It has been recently known to employ hermetic seals on the frozen-gland principle. Thus, U.S. Pat. No. 3,129,947, Cl. 277-22, granted in 1964, describes a seal of this latter kind for the equipment making up liquid, metal circuits. The molten metal is sealed in the gap by freezing the seal locally using means which maintain part of the metal at a temperature below its melting point. The rest of the metal which is immediately adjacent the cold fraction must be maintained at a temperature exceeding the melting point. The molten metal which experiences the pressure exerted by the working medium cannot break through the gap and solidifies in the zone being cooled.

Another U.S. Pat. No. 3,554,558, Cl. 277-18, granted in 1971 describes a sealed assembly which uses the same principle but, as distinct from the former assembly, permits employing a working medium different from the sealing material. This is achieved by communicating the gap to be sealed with a source of a sealing liquid which is fed into the gap at a pressure excessive with respect to the media separated by the gap. In this assembly, there are provided means for heating the gap at the point of sealing liquid supply to maintain same in the liquid state, as well as means for cooling the gap on both sides of the liquid portion of the seal in order to create cold sealing plugs.

Both foregoing types of seals are equivalent to the hydraulic seal in terms of tightness, but, as distinct from the hydraulic seal, they are capable of withstanding considerable pressure drops and high temperatures.

However, the advantages of the above-described known types of seals go hand in hand with substantial disadvantages which severely limit their applicability. Thus, they create sharp temperature gradients adversely affecting the strength of the metal parts; their design is too sophisticated to be practicable, what with the special heater and cooling devices required; they are not reliable enough, since any emergency deenergizing of the heater and/or refrigerators immediately entails a seal failure. Furthermore, seals of this kind consume power even under idling conditions when the working medium has the same temperature as the environment but is maintained at a pressure excessive with respect thereto.

Still another disadvantage of the known sealed assemblies with a locally frozen seal consists in that the cooperating parts can move one with respect to the other at a relatively small speed limited by the melting of the frozen seal portion adjoining the movable part due to the heat of friction.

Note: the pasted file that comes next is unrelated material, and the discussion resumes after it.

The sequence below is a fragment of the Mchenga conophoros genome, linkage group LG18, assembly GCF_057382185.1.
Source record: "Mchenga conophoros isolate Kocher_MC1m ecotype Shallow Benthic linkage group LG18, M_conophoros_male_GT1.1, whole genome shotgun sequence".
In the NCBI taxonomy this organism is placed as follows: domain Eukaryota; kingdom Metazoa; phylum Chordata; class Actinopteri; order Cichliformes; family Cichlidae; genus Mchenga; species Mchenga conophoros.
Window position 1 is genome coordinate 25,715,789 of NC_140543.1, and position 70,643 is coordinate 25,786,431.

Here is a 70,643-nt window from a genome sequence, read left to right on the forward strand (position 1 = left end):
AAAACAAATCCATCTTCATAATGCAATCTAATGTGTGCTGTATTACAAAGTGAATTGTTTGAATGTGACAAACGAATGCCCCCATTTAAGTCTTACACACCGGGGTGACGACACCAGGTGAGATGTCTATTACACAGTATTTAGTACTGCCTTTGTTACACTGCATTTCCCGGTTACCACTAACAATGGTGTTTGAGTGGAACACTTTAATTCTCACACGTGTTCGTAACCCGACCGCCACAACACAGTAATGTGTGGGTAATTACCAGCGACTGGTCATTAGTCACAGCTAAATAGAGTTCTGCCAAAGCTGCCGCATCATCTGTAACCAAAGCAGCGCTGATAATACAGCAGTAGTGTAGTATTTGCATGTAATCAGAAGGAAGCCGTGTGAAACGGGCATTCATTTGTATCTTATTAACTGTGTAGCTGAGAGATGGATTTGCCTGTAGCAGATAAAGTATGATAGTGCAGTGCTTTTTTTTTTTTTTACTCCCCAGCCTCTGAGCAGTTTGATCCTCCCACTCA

It is also known in the art to employ assemblies which are sealed by means of a liquid held by the surface tension forces either in the gap being sealed or in a polycapillary lock constructed from a material resistant to wetting by the sealing liquid. Assemblies of this latter kind are employed, inter alia, for sealing the sites of passage of thin wire moving through a special reactor to be coated therein with a vaporous medium (see: U.S. Pat. Nos. 3,669,065; 3,731,651 and 3,738,314, Cl. 118-49.5, granted in 1973).

The standard sealing liquid in such assemblies is mercury and the lock is formed as a molybdenum wire cage. This seal uses the well-known capillary effect, whereby the surface layer of liquid in narrow cylindrical channels (capillaries) or constant-width narrow slots gets warped due to surface tension, forming a meniscus which is concave when the liquid wets the walls of the capillary, and convex in the absence of the wetting effect. According to Laplace's formula known from theoretical physics, the meniscus in the capillary exerts additional pressure on the surface of the liquid, said pressure being directed inwards if the meniscus is convex and outwards if it is concave.

The magnitude of this pressure is found from the formula:

Pm =σ(1/R1 +1/R2),                    (1)

where

Pm is the pressure determined by the curvature of the meniscus;

σ is the surface tension;

R1 and R2 are radii of curvature of the meniscus.

For a cylindrical capillary it can be assumed that R1 =R2 =d/2, where d is the internal diameter; for a ring slit one of the radii tends to infinity while the other one can be assumed to be equal to half the width of the slit S/2. Accordingly, the expressions for the meniscus pressure as applied to a single cylindrical capillary and a single ring capillary can be represented as follows:

Pm o =4σ/d,                                 (2)

Pm =2σ/S.                                       (3)